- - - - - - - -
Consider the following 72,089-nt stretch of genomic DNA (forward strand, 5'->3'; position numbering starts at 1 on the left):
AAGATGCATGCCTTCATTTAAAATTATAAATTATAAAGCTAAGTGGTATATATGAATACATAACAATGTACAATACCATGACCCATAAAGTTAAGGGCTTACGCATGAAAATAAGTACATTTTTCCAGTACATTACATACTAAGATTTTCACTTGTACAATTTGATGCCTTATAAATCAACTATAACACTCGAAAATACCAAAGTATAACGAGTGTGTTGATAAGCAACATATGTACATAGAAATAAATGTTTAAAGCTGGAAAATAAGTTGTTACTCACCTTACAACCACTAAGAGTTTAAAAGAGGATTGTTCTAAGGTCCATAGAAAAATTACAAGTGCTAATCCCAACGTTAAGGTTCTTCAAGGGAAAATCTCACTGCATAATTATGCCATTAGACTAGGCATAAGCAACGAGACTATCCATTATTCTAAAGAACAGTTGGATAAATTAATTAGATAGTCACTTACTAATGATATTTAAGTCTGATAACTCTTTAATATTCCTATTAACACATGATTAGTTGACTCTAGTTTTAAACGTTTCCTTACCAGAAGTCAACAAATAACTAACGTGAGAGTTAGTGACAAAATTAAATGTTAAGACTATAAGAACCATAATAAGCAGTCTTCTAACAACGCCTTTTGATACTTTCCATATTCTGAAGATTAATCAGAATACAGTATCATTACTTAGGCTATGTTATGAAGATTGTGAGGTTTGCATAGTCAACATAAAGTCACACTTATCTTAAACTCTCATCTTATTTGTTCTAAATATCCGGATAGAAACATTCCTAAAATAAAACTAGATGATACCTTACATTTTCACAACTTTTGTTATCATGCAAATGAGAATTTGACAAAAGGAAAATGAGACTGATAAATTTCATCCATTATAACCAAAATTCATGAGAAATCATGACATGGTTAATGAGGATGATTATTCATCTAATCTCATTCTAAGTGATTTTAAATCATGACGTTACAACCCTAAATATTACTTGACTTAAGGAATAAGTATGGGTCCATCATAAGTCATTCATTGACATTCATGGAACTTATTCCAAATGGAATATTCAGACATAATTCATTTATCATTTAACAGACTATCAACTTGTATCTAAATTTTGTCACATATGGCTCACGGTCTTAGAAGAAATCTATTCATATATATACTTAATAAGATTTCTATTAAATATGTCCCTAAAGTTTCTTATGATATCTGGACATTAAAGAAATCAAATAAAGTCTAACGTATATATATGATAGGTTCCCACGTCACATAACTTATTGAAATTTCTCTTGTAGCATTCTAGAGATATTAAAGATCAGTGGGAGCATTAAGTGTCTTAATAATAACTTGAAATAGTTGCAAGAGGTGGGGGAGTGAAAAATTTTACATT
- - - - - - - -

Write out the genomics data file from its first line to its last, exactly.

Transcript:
Consider the following 72,089-nt stretch of genomic DNA (forward strand, 5'->3'; position numbering starts at 1 on the left):
AAGATGCATGCCTTCATTTAAAATTATAAATTATAAAGCTAAGTGGTATATATGAATACATAACAATGTACAATACCATGACCCATAAAGTTAAGGGCTTACGCATGAAAATAAGTACATTTTTCCAGTACATTACATACTAAGATTTTCACTTGTACAATTTGATGCCTTATAAATCAACTATAACACTCGAAAATACCAAAGTATAACGAGTGTGTTGATAAGCAACATATGTACATAGAAATAAATGTTTAAAGCTGGAAAATAAGTTGTTACTCACCTTACAACCACTAAGAGTTTAAAAGAGGATTGTTCTAAGGTCCATAGAAAAATTACAAGTGCTAATCCCAACGTTAAGGTTCTTCAAGGGAAAATCTCACTGCATAATTATGCCATTAGACTAGGCATAAGCAACGAGACTATCCATTATTCTAAAGAACAGTTGGATAAATTAATTAGATAGTCACTTACTAATGATATTTAAGTCTGATAACTCTTTAATATTCCTATTAACACATGATTAGTTGACTCTAGTTTTAAACGTTTCCTTACCAGAAGTCAACAAATAACTAACGTGAGAGTTAGTGACAAAATTAAATGTTAAGACTATAAGAACCATAATAAGCAGTCTTCTAACAACGCCTTTTGATACTTTCCATATTCTGAAGATTAATCAGAATACAGTATCATTACTTAGGCTATGTTATGAAGATTGTGAGGTTTGCATAGTCAACATAAAGTCACACTTATCTTAAACTCTCATCTTATTTGTTCTAAATATCCGGATAGAAACATTCCTAAAATAAAACTAGATGATACCTTACATTTTCACAACTTTTGTTATCATGCAAATGAGAATTTGACAAAAGGAAAATGAGACTGATAAATTTCATCCATTATAACCAAAATTCATGAGAAATCATGACATGGTTAATGAGGATGATTATTCATCTAATCTCATTCTAAGTGATTTTAAATCATGACGTTACAACCCTAAATATTACTTGACTTAAGGAATAAGTATGGGTCCATCATAAGTCATTCATTGACATTCATGGAACTTATTCCAAATGGAATATTCAGACATAATTCATTTATCATTTAACAGACTATCAACTTGTATCTAAATTTTGTCACATATGGCTCACGGTCTTAGAAGAAATCTATTCATATATATACTTAATAAGATTTCTATTAAATATGTCCCTAAAGTTTCTTATGATATCTGGACATTAAAGAAATCAAATAAAGTCTAACGTATATATATGATAGGTTCCCACGTCACATAACTTATTGAAATTTCTCTTGTAGCATTCTAGAGATATTAAAGATCAGTGGGAGCATTAAGTGTCTTAATAATAACTTGAAATAGTTGCAAGAGGTGGGGGAGTGAAAAATTTTACATT